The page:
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Perhaps this is not such a bad thing. There seems to be this arms race going on in conferences about who uses the most advanced and exciting materials and technologies. We rarely recognize though that almost none of those ever make it into common practice. Perhaps now that the OU has opened up we can stop posturing for a bit, and actually sort out the mess.

I've been following all the "Content is no longer king" arguments over the past few months. Seems to me that content is still pretty darn important! I taught an interesting session this past Thursday (reported here http://tinyurl.com/24dn2v). Short summary: the students didn't give a damn about the technologies we were raving about - they wanted content. Any OER initiative is only as good as its content. Draw your own conclusions about OpenLean, UNow and marketing plans...

If you don't mind I'll add my response to this lively open discussion here too -

From an OpenLearner's perspective:

I use OpenLean almost every day and I love it. As an online learner I love it for what it has taught me and as an online teacher I love it for what it has allowed me to do with its content.

In my view OpenLearn is the best working model of OCW with added learner community building tools yet available. The key to getting the best from OpenLearn is to engage with its content, researchers and developers and work with the learner networking features such as the profiles, blogs, forums and communication tools. Do so and OpenLearn will respond. Questions get answered, developers seek to resolve issues and participant OpenLearners feel they are not alone when seeking to learn collaboratively online.

As an online teacher currently building a community of online learners of English drawn from over 70 countries the downloadable Moodle modules have proven a godsend. Within weeks of finally finding affordable Moodle hosting facilities Native English Online has been able to augment its chat, audio and video conferencing web toolset with free to use and generously provided content from a trusted brand. We now have something substantial to discuss to replace the 'Hi & Bye chit chat' more usual in the lively online world of language learner exchange. For example - one group I worked with over a period of several weeks included a woman from Gaza City, a Moodler from Kazakhstan, two enthusiastic learners from Slovakia and two people from the UK. As a collaborative exercise in using OpenLearn's tools and material it was instructive and rewarding but the greater reward was that 6 people from quite different backgrounds and cultures made the effort, found common ground and took the opportunity to test their opinions and learn from others.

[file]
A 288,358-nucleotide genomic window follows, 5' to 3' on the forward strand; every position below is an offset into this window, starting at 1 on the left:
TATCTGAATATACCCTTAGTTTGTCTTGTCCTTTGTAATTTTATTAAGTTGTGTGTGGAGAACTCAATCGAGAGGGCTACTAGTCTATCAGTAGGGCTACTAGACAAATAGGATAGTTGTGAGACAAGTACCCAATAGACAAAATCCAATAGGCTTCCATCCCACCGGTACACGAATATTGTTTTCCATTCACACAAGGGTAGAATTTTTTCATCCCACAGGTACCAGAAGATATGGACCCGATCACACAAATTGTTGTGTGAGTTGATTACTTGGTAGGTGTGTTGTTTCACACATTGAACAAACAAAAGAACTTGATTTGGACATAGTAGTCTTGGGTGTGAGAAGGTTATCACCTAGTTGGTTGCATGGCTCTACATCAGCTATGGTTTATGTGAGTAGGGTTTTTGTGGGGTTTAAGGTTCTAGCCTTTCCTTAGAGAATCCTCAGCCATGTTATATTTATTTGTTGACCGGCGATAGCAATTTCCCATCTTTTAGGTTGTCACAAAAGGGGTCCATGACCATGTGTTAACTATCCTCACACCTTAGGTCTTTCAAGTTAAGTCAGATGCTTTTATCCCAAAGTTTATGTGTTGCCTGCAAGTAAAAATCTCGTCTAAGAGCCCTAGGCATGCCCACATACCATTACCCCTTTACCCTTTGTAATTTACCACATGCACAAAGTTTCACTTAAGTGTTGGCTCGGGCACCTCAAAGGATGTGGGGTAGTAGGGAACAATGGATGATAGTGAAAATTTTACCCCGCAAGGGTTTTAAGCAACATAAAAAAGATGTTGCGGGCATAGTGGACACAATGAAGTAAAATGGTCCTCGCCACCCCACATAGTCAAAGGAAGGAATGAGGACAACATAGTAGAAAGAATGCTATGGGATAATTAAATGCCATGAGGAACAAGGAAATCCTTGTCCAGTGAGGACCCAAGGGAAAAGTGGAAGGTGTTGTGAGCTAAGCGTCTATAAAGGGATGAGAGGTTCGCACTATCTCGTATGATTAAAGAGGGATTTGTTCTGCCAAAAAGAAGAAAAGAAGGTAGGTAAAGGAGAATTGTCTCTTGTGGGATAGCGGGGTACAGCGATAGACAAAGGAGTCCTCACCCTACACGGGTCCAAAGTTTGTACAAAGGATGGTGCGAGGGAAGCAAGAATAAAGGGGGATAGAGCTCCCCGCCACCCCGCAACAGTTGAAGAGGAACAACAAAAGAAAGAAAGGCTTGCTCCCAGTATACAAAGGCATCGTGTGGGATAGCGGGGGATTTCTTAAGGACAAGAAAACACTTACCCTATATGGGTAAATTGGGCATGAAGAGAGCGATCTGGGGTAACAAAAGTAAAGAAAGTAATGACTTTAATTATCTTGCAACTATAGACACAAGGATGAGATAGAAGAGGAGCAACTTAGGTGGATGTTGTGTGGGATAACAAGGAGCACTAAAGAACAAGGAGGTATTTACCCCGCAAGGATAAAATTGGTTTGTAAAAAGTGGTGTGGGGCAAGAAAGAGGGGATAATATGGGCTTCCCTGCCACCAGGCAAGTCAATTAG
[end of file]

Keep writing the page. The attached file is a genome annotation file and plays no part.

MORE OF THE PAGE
My fear is that as the philanthropic funding dries up the project may falter especially as, in my experience, 99.5+% of online learners are content to take and give back nothing in exchange. For example I have an contact in India who constantly complains that although his ESL support costs him nothing he wants more – he wants a certificate.

I've worked and taught with computers for over 30 years and spent much of that time in the City of London as a systems analyst programmer on major global banking projects. To me, at least, OpenLearn will be seen as good value for money once its users stop taking it for granted and start to appreciate its potential. If there is better expertise in e-learning than the OU is offering it must be time for it to step forward and offer leadership. We, the learners, will prove to be delighted disciples.

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